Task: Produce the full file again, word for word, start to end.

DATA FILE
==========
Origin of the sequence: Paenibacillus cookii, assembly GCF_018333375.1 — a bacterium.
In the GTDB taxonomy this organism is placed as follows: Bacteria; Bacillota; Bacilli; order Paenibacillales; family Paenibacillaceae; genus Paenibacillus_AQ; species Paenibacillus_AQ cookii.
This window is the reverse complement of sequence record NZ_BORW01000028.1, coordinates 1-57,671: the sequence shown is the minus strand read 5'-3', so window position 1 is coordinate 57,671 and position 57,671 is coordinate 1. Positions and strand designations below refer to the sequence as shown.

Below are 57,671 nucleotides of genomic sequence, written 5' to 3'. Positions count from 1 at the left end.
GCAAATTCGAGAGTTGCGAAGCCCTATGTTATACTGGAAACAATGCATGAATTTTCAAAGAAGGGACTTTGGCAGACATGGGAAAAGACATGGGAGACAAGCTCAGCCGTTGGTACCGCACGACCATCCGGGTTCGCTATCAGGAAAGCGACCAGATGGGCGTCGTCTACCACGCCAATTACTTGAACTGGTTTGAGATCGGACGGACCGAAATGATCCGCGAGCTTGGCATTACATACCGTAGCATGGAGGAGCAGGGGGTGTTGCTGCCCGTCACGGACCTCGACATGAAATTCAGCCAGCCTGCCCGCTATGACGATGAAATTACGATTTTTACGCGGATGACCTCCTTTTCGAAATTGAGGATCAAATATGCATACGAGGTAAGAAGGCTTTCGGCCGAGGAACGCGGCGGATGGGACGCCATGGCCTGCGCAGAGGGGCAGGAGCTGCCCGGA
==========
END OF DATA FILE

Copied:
Origin of the sequence: Paenibacillus cookii, assembly GCF_018333375.1 — a bacterium.
In the GTDB taxonomy this organism is placed as follows: Bacteria; Bacillota; Bacilli; order Paenibacillales; family Paenibacillaceae; genus Paenibacillus_AQ; species Paenibacillus_AQ cookii.
This window is the reverse complement of sequence record NZ_BORW01000028.1, coordinates 1-57,671: the sequence shown is the minus strand read 5'-3', so window position 1 is coordinate 57,671 and position 57,671 is coordinate 1. Positions and strand designations below refer to the sequence as shown.

Below are 57,671 nucleotides of genomic sequence, written 5' to 3'. Positions count from 1 at the left end.
GCAAATTCGAGAGTTGCGAAGCCCTATGTTATACTGGAAACAATGCATGAATTTTCAAAGAAGGGACTTTGGCAGACATGGGAAAAGACATGGGAGACAAGCTCAGCCGTTGGTACCGCACGACCATCCGGGTTCGCTATCAGGAAAGCGACCAGATGGGCGTCGTCTACCACGCCAATTACTTGAACTGGTTTGAGATCGGACGGACCGAAATGATCCGCGAGCTTGGCATTACATACCGTAGCATGGAGGAGCAGGGGGTGTTGCTGCCCGTCACGGACCTCGACATGAAATTCAGCCAGCCTGCCCGCTATGACGATGAAATTACGATTTTTACGCGGATGACCTCCTTTTCGAAATTGAGGATCAAATATGCATACGAGGTAAGAAGGCTTTCGGCCGAGGAACGCGGCGGATGGGACGCCATGGCCTGCGCAGAGGGGCAGGAGCTGCCCGGA